Don’t Do This To The Majestic Elephant


Most of us love elephants or ‘Alia’ as we call them here. I never get fed up of watching them waking, bathing, playing or trumpeting triumphantly.

I hail from the city known as ‘Ethugalapura’ or the Elephant Rock City and definitely feel good about it. My favourite during the army parade has always been the army mascot ‘Kandula’.

There is a beautiful book with me on ‘Kandula’ the mascot I treasure.

I have many pictures of elephants and several wood carvings of elephants I have bought from handicrafts men.

Elephants will always continue to amaze me no matter what. However, I am sad that I do not possess the knowledge of Jayantha Jayawardane, who I respectfully and affectionately refer to as ‘Elephant Man’. I am yet to meet anyone who does not love elephants for whatever reason. One of the most wonderful scenes I have witnessed is the time baby elephants scream for their milk during feeding time at the Pinnawela Elephant Orphanage.

They are no different to us elephantine crybabies. I find them gentle and majestic. But, many of us fear for their existence in this county and we wouldn’t know how long they would continue to be with us.

Although the majority of us love Elephants and treat them well, a handful of inhuman Sri Lankans use and abuse them. I would never blame an elephant if it gets angry or attacks a human being when it feels threatened. It happens because we ask for it or we provoke them and push them to attack us.

The mighty elephant has got more patience than the human being.

Who are we to mistreat the majestic elephant? Ask yourself who are you to mistreat them? I ask all those who ‘proudly’ own elephants to set them free and let them live free. Swallow your foolish pride because you have no right to keep a majestic elephant in your house or even the temple premises.

I am tired of visiting Yala to see elephants because of the massive traffic blocks created by visitors on safari. I have seen them in Uda Walawe and other places but a recent visit to Minneriya was no better. I don’t think I want to be a part of it anymore; because it broke my heart.

The Jeeps surrounded them near the Minneriya tank where they had come to roam, play, drink water and relax. Many were unruly and shouting. Some parents didn’t know how to control their kids. Jeeps that surrounded the Elephants did scare the animal in its natural habitat. Some couldn’t even move properly. I saw on separate occasions how a father and mother elephant were trying to guide their baby elephant to safety from the unruly man. They looked very scared and worried for the safety of their baby. Ideally, one would expect the elephants to attack the jeeps and everyone else since they were being harassed; but, the elephants didn’t behave the way the unkind man did. They covered and protected the baby elephants from either side, looked at the ‘animal-man’ on safari and hurriedly took the baby elephant towards the thick jungle. It was very sad for me to see what we were up to. I have no doubt elephants were amused by the behaviour of man. I never call them a beast though some try to refer to them as beast. We are the real beasts. We really are. On my way out I saw several monkeys mocking at us. I wouldn’t blame them for it.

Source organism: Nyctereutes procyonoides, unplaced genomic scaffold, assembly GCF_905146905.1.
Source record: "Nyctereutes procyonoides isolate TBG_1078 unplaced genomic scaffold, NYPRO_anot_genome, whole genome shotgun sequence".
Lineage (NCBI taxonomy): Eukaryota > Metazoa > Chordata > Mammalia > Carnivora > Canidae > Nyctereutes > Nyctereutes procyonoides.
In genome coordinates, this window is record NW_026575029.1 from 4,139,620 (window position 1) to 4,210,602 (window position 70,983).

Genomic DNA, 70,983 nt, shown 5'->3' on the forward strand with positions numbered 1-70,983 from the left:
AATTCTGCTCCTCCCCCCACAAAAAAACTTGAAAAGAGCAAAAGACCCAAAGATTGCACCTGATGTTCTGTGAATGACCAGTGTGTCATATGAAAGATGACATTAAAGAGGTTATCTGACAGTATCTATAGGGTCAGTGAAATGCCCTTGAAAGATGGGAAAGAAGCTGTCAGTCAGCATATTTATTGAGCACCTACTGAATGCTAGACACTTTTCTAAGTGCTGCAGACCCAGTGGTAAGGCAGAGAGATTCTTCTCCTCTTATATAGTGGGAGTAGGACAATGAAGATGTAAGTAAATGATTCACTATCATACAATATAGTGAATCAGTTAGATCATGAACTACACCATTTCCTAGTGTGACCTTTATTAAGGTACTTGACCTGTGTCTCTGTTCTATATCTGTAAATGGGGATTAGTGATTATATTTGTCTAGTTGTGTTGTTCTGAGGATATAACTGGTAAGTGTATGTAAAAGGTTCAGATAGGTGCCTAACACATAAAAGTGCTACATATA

When I returned to the Aliya Resort in Sigiriya I appreciated what they were trying to do to create awareness about saving elephants. I am told that they would start an Elephant Research Centre with the help of Jayantha Jayawardane. This is most welcome. But, will the elephant be soon gone? I sigh.

A few days ago, I was returning from Kandy to Colombo and witnessed a scene many of us have seen on our roads (take a close look at our pictures). For whatever reason it hurt me a lot this time when I saw the look on the face of the elephant even from far away. I asked the driver to get closer and then overtake the car. I could see the elephant’s eyes clearly. We saw one from far but there were two of them cramped up together on a lorry. I ask the readers to kindly take a closer look at these pictures. Look at his eyes. What does it say? You DO NOT transport a majestic elephant like this. Not one; but two. Could you imagine we who boast about living in this thrice blessed land treating these animals so cruelly? But, we do. We are yet to learn how to transport them respectfully. Just as we don’t like to be caged, elephants too do not like to be caged. I still cannot get over the look on that elephant’s eyes. They were full of pain and shame for the manner in which man transported them; stripping them off their dignity.

Stand up against cruelty to the elephant! Give them the respect they deserve. Save the elephant from man- unkind.

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